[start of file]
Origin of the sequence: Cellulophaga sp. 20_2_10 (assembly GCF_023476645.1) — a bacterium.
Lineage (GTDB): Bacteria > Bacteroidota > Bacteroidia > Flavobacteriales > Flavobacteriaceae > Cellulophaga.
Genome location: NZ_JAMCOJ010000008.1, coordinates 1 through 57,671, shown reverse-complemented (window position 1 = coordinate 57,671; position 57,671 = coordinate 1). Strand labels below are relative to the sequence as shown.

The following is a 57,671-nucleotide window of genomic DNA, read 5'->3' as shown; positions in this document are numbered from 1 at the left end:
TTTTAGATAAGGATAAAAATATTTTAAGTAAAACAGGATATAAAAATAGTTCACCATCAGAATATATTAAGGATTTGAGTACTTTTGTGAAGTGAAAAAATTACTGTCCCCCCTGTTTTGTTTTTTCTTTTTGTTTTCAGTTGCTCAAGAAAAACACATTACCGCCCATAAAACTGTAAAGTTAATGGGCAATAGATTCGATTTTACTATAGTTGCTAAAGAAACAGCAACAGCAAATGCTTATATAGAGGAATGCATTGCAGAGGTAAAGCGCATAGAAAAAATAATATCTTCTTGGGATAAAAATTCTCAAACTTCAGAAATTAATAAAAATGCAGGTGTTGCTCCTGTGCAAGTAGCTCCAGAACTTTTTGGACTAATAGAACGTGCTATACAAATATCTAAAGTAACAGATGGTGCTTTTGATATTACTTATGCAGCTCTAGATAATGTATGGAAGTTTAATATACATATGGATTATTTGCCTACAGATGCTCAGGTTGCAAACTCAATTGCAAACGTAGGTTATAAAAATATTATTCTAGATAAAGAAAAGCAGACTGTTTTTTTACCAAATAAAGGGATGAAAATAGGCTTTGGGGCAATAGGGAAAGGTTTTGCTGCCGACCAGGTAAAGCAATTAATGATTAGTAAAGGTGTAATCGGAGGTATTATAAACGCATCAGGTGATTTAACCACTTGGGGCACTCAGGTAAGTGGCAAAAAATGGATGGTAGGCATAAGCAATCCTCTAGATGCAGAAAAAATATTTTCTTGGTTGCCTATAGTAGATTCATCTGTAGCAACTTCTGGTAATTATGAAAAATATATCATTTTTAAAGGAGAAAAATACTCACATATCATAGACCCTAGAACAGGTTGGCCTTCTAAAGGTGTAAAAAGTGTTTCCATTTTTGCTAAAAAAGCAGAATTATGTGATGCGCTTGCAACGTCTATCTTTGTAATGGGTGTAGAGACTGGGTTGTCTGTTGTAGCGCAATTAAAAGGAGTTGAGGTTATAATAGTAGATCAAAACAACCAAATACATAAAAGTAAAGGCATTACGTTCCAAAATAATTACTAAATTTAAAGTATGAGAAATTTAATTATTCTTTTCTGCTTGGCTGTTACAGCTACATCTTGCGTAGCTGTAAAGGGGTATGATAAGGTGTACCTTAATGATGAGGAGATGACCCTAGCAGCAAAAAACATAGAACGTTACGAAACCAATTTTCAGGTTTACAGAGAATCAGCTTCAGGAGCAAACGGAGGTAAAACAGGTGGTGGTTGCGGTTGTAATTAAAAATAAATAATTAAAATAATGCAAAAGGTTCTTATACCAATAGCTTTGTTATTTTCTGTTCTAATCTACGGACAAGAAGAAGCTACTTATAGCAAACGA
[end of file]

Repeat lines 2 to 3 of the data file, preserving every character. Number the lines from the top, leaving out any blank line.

Lineage (GTDB): Bacteria > Bacteroidota > Bacteroidia > Flavobacteriales > Flavobacteriaceae > Cellulophaga.
Genome location: NZ_JAMCOJ010000008.1, coordinates 1 through 57,671, shown reverse-complemented (window position 1 = coordinate 57,671; position 57,671 = coordinate 1). Strand labels below are relative to the sequence as shown.